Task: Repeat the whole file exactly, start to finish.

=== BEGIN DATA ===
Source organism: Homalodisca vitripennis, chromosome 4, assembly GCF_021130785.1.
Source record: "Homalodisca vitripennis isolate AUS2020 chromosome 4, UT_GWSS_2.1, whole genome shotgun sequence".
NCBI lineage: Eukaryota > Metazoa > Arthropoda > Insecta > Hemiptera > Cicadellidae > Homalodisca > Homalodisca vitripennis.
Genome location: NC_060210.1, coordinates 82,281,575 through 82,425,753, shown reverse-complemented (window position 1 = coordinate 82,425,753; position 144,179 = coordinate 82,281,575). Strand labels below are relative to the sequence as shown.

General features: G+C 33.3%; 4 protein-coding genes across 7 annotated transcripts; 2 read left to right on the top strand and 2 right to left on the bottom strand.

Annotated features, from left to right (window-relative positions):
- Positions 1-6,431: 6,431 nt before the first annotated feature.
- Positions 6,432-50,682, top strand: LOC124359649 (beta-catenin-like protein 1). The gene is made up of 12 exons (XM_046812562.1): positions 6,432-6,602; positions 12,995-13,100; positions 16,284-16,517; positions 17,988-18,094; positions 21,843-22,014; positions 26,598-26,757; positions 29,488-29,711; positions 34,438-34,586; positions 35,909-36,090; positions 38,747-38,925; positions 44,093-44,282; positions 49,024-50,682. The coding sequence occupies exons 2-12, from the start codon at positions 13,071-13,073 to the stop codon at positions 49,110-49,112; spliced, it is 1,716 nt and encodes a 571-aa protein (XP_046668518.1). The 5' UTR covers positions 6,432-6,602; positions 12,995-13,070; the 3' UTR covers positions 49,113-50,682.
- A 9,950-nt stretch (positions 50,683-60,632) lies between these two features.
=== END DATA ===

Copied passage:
Source organism: Homalodisca vitripennis, chromosome 4, assembly GCF_021130785.1.
Source record: "Homalodisca vitripennis isolate AUS2020 chromosome 4, UT_GWSS_2.1, whole genome shotgun sequence".
NCBI lineage: Eukaryota > Metazoa > Arthropoda > Insecta > Hemiptera > Cicadellidae > Homalodisca > Homalodisca vitripennis.
Genome location: NC_060210.1, coordinates 82,281,575 through 82,425,753, shown reverse-complemented (window position 1 = coordinate 82,425,753; position 144,179 = coordinate 82,281,575). Strand labels below are relative to the sequence as shown.

General features: G+C 33.3%; 4 protein-coding genes across 7 annotated transcripts; 2 read left to right on the top strand and 2 right to left on the bottom strand.

Annotated features, from left to right (window-relative positions):
- Positions 1-6,431: 6,431 nt before the first annotated feature.
- Positions 6,432-50,682, top strand: LOC124359649 (beta-catenin-like protein 1). The gene is made up of 12 exons (XM_046812562.1): positions 6,432-6,602; positions 12,995-13,100; positions 16,284-16,517; positions 17,988-18,094; positions 21,843-22,014; positions 26,598-26,757; positions 29,488-29,711; positions 34,438-34,586; positions 35,909-36,090; positions 38,747-38,925; positions 44,093-44,282; positions 49,024-50,682. The coding sequence occupies exons 2-12, from the start codon at positions 13,071-13,073 to the stop codon at positions 49,110-49,112; spliced, it is 1,716 nt and encodes a 571-aa protein (XP_046668518.1). The 5' UTR covers positions 6,432-6,602; positions 12,995-13,070; the 3' UTR covers positions 49,113-50,682.
- A 9,950-nt stretch (positions 50,683-60,632) lies between these two features.